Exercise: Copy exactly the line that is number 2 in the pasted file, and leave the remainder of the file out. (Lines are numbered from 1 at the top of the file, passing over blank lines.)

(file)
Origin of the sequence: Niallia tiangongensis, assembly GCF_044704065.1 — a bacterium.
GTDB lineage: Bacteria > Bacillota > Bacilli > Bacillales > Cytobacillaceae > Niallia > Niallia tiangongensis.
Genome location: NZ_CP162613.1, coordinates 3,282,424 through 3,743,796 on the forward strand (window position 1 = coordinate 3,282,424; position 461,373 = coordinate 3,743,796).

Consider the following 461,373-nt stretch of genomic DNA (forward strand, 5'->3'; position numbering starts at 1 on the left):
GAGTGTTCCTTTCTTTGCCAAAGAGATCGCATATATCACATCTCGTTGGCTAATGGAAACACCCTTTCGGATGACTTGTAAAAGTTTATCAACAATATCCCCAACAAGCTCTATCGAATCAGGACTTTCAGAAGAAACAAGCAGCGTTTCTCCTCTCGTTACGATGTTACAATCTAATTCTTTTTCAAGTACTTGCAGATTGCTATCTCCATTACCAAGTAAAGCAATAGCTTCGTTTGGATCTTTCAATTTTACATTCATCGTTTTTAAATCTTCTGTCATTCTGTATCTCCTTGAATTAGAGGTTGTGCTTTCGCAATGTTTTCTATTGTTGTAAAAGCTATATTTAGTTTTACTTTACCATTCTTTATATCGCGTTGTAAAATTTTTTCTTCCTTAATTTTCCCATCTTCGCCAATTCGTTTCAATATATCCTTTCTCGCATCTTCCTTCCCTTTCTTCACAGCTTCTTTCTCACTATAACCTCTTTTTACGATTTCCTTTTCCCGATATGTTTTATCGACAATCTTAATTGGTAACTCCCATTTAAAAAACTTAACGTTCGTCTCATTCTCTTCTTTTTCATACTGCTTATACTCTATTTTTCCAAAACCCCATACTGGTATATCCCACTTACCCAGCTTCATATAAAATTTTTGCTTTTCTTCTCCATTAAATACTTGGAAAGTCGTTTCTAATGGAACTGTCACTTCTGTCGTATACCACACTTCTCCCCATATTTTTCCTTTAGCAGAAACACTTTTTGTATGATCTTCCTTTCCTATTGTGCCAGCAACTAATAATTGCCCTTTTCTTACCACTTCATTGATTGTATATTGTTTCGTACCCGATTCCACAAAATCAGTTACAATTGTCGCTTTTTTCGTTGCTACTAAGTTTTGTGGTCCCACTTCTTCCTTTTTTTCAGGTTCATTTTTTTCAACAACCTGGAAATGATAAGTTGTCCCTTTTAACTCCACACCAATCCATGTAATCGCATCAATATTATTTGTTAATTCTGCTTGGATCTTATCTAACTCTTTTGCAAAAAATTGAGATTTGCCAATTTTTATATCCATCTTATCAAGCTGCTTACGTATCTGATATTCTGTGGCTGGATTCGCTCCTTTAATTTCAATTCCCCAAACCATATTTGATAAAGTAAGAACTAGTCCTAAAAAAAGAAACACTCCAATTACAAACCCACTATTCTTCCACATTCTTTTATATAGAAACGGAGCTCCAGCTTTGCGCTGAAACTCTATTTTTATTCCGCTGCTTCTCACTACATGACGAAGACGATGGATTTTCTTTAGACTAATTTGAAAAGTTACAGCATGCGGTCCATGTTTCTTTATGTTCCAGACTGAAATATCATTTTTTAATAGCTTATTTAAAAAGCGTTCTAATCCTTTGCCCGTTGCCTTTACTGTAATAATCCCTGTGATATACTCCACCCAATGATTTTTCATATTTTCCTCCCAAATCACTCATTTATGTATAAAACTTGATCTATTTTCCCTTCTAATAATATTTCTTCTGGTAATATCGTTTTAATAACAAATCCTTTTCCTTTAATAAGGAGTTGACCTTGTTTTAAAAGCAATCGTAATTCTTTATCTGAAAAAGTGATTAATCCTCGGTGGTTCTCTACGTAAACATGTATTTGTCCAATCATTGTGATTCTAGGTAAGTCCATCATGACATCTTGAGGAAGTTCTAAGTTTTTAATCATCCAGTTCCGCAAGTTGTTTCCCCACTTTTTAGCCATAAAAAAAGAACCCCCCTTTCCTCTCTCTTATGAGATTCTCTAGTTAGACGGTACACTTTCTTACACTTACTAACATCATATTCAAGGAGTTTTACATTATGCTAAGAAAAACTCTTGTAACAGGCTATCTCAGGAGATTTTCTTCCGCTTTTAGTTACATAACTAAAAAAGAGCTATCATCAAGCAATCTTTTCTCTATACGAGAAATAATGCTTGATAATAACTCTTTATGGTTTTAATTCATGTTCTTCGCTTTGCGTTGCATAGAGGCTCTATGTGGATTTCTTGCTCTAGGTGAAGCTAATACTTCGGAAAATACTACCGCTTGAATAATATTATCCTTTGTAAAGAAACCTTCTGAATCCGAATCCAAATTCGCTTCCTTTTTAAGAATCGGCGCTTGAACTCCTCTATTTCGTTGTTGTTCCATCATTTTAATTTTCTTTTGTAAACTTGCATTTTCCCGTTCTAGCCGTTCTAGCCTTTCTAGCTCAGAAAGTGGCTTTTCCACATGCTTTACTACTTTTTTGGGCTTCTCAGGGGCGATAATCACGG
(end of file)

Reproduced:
GTDB lineage: Bacteria > Bacillota > Bacilli > Bacillales > Cytobacillaceae > Niallia > Niallia tiangongensis.